Today we’ve (finally!) published our anticipated policy paper for the upcoming 2015 conservation plan reviews.
It’ll serve as our review and draft recommendations to the relevant Provincial ministries engaged in the mandated 2015 review of the Oak Ridges Conservation Plan and Greenbelt Plan.
Greg Locke, our Chair, announced: “We’re delighted at this time to provide this much needed input to this anticipated critical review of these crucial plans for conserving the Oak Ridges Moraine and Greenbelt, not to mention the Niagara Escarpment Plan. We raised awareness of the Oak Ridges Moraine as a significant land form in the late 1980’s. We continue our vigilance of the health and protection of the Oak Ridges Moraine and Greenbelt today.”
In furtherance of these goals, in April 2014 we hosted and moderated a special environmental forum at The Kingbridge Centre to raise public awareness and participation for all three upcoming conservation plan reviews. CCKT partnered with Save The Oak Ridges Moraine; Ontario Greenbelt Alliance; Coalition on the Niagara Escarpment, and private sponsors including The Kingbridge Centre, London Media Corp. and Rogers TV to realize this vision. To a packed audience, we presented Ontario Environmental Commissioner Gord Miller as guest speaker, followed by an expert discussion panel taking audience questions represented by STORM, OGA, CONE and environmental lawyer David Donnelly.
“This report contains our draft recommendations to the Province, supported by this event and our own research”, said Locke. “Why ‘draft’ recommendations? Because to date the relevant ministries have not provided any objective data or framework with which to conduct a thorough ‘performance review’ if you will, a topic well articulated by Commissioner Miller at our April forum. Without data we don’t know how well the Moraine and Greenbelt plans have been performing. Until that time we’re using our own best research, compiled by our retained planning consultant Susan Lloyd Swail, and additional research and opinions provided by noted conservationists.”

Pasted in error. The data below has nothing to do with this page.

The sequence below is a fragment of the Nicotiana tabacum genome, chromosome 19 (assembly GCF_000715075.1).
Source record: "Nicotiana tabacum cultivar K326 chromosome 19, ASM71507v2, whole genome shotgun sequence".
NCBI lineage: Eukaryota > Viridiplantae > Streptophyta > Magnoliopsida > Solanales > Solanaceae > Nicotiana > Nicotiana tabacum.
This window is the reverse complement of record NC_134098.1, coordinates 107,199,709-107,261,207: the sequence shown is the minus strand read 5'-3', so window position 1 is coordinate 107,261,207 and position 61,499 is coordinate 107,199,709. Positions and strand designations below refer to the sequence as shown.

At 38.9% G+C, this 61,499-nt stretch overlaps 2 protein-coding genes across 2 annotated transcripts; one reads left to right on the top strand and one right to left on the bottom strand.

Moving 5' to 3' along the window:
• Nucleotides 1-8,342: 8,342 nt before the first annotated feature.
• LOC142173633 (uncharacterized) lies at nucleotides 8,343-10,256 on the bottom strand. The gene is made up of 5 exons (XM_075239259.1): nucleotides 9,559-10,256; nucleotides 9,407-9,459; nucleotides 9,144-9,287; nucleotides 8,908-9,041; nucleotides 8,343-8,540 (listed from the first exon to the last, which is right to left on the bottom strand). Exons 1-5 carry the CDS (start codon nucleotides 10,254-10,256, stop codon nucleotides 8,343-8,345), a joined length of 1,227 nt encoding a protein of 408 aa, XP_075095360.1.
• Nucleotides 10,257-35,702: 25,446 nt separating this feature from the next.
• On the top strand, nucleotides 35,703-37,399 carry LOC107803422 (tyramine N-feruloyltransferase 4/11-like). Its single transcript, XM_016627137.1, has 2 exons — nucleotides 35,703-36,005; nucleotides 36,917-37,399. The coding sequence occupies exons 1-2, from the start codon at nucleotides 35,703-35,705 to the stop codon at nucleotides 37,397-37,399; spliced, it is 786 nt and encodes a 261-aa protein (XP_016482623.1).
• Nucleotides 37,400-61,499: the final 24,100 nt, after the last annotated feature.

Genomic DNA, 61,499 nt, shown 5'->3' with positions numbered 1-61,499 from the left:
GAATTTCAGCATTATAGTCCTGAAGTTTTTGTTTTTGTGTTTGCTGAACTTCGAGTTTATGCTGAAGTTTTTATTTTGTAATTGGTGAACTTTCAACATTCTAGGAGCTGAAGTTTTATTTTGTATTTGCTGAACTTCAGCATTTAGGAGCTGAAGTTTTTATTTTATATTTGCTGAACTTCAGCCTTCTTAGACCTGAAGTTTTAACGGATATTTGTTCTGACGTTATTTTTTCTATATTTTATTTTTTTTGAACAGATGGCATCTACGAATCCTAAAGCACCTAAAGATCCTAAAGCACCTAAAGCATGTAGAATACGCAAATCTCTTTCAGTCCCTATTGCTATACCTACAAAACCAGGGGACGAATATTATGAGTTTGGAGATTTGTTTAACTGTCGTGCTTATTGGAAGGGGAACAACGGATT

Our Vice-Chair Bruce Craig commented: “The majority of King Township lies on the Oak Ridges Moraine, with the remainder virtually Greenbelt. CCKT has long been an active ‘steward’ of the Moraine because protecting our environment and rural way of life in King is highly dependent upon the protections afforded by these Plans. And with this Provincially mandated review, we have highlighted successes where we can and identified ways to make the Moraine and Greenbelt Plans even better going forward. For example, we believe the Greenbelt Plan has been largely effective at stopping sprawl, its primary purpose. Yet more can be done to make the plan work more effectively and efficiently, for example, by clarifying what “major’ and “minor” commercial, industrial and recreational development is for all the plans – right now there is significant vagueness that needs to be clarified.”